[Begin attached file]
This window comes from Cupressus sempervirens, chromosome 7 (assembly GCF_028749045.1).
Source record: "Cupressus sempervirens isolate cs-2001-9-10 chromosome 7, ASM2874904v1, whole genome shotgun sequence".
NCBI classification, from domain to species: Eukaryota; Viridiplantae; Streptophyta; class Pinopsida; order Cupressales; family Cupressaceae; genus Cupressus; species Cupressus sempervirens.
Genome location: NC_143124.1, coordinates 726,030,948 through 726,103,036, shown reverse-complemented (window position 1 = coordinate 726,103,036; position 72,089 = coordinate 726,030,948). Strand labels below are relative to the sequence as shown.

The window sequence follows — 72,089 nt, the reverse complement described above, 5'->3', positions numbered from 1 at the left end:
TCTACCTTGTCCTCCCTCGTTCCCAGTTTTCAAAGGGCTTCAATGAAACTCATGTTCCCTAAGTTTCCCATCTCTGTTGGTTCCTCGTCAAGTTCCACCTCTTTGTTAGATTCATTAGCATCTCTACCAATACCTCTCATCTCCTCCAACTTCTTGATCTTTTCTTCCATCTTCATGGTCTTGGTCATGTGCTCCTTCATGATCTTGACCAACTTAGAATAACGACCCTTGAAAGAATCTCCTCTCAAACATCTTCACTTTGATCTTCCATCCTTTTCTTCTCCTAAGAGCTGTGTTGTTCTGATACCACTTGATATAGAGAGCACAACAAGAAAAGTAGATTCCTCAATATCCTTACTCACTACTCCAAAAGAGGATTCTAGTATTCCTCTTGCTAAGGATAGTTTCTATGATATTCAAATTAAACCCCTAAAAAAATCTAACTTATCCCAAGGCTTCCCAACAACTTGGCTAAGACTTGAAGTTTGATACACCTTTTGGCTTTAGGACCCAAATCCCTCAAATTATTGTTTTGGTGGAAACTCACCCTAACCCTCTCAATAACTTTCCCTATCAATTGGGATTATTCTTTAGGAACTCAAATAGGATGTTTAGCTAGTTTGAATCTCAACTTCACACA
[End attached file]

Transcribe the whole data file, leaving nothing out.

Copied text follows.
This window comes from Cupressus sempervirens, chromosome 7 (assembly GCF_028749045.1).
Source record: "Cupressus sempervirens isolate cs-2001-9-10 chromosome 7, ASM2874904v1, whole genome shotgun sequence".
NCBI classification, from domain to species: Eukaryota; Viridiplantae; Streptophyta; class Pinopsida; order Cupressales; family Cupressaceae; genus Cupressus; species Cupressus sempervirens.
Genome location: NC_143124.1, coordinates 726,030,948 through 726,103,036, shown reverse-complemented (window position 1 = coordinate 726,103,036; position 72,089 = coordinate 726,030,948). Strand labels below are relative to the sequence as shown.

The window sequence follows — 72,089 nt, the reverse complement described above, 5'->3', positions numbered from 1 at the left end:
TCTACCTTGTCCTCCCTCGTTCCCAGTTTTCAAAGGGCTTCAATGAAACTCATGTTCCCTAAGTTTCCCATCTCTGTTGGTTCCTCGTCAAGTTCCACCTCTTTGTTAGATTCATTAGCATCTCTACCAATACCTCTCATCTCCTCCAACTTCTTGATCTTTTCTTCCATCTTCATGGTCTTGGTCATGTGCTCCTTCATGATCTTGACCAACTTAGAATAACGACCCTTGAAAGAATCTCCTCTCAAACATCTTCACTTTGATCTTCCATCCTTTTCTTCTCCTAAGAGCTGTGTTGTTCTGATACCACTTGATATAGAGAGCACAACAAGAAAAGTAGATTCCTCAATATCCTTACTCACTACTCCAAAAGAGGATTCTAGTATTCCTCTTGCTAAGGATAGTTTCTATGATATTCAAATTAAACCCCTAAAAAAATCTAACTTATCCCAAGGCTTCCCAACAACTTGGCTAAGACTTGAAGTTTGATACACCTTTTGGCTTTAGGACCCAAATCCCTCAAATTATTGTTTTGGTGGAAACTCACCCTAACCCTCTCAATAACTTTCCCTATCAATTGGGATTATTCTTTAGGAACTCAAATAGGATGTTTAGCTAGTTTGAATCTCAACTTCACACA